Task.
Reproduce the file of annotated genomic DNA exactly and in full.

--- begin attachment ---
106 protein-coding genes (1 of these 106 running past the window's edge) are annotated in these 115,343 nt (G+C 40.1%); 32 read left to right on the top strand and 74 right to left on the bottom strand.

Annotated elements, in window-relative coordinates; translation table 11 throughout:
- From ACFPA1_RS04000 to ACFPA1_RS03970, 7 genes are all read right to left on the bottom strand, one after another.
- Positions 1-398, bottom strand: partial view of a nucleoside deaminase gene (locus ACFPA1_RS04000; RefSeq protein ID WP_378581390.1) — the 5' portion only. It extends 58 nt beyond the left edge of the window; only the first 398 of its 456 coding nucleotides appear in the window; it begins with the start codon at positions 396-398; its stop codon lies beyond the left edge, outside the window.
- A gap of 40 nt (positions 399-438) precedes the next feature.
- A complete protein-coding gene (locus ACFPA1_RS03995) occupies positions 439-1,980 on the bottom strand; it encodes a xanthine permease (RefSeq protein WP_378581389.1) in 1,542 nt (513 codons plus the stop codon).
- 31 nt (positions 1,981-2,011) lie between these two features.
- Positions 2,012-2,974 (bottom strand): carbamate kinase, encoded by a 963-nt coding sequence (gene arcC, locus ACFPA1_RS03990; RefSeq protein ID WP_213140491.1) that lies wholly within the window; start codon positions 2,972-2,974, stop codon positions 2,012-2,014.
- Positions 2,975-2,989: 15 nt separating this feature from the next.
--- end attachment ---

106 protein-coding genes (1 of these 106 running past the window's edge) are annotated in these 115,343 nt (G+C 40.1%); 32 read left to right on the top strand and 74 right to left on the bottom strand.

Annotated elements, in window-relative coordinates; translation table 11 throughout:
- From ACFPA1_RS04000 to ACFPA1_RS03970, 7 genes are all read right to left on the bottom strand, one after another.
- Positions 1-398, bottom strand: partial view of a nucleoside deaminase gene (locus ACFPA1_RS04000; RefSeq protein ID WP_378581390.1) — the 5' portion only. It extends 58 nt beyond the left edge of the window; only the first 398 of its 456 coding nucleotides appear in the window; it begins with the start codon at positions 396-398; its stop codon lies beyond the left edge, outside the window.
- A gap of 40 nt (positions 399-438) precedes the next feature.
- A complete protein-coding gene (locus ACFPA1_RS03995) occupies positions 439-1,980 on the bottom strand; it encodes a xanthine permease (RefSeq protein WP_378581389.1) in 1,542 nt (513 codons plus the stop codon).
- 31 nt (positions 1,981-2,011) lie between these two features.
- Positions 2,012-2,974 (bottom strand): carbamate kinase, encoded by a 963-nt coding sequence (gene arcC, locus ACFPA1_RS03990; RefSeq protein ID WP_213140491.1) that lies wholly within the window; start codon positions 2,972-2,974, stop codon positions 2,012-2,014.
- Positions 2,975-2,989: 15 nt separating this feature from the next.